Thursday, December 09, 2004

Slight Return

Once upon a time I wanted to be a teacher. That all ended when I went to DePaul University. And it has begun again at Roosevelt.

Nestled in the bosom of Lincoln Park, DePaul was a bright and shinning light calling me from a haze of suburban fog. I hated the suburbs. I wanted out and the best way seemed to be by continuing my education. So I applied, got in and played the game. It didn’t take long before I fell off course and far away from that relatively simple goal, becoming a teacher.

I blamed Kurt Vonnegut. He wrote a wonderful introduction to Anne Sexton’s more wonderful adaptation of the Grimm Brother’s tales, Transformations. He wrote that he would not try and explain the poems, as he gave up trying to do so when he stopped teaching. He felt it was criminal to try and explain works of art. Vonnegut also wrote about trying to lecture on Joyce’s Dubliners and not being able to say a word. He just stood in front of the students, completely silent. This impacted me so much I decided to give up trying to become a teacher. Back then I didn’t realize that writers exaggerate or just plain make things up. Anything is fair game, no matter how untrue, so long as the result is a good story. Remember that as you read anything here. Ahem.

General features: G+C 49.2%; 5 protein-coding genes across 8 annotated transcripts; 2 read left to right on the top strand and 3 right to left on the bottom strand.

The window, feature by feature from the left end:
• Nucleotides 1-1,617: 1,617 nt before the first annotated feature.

I jettisoned school in favor of sloth. It was fun for a while, but eventually one has to grow the fuck up. After many years of playing adult, which has mainly involved working for lawyers, I am backtracking. I have returned to the old goal. I registered for the basic skills test, signed up for another semester of literature classes and reconfirmed my commitment to become a teacher. It feels like returning to an old lover or picking up smoking again—normally two very bad things to do. But this feels good. Terrifying, but good.

Anything has to be better than working for lawyers.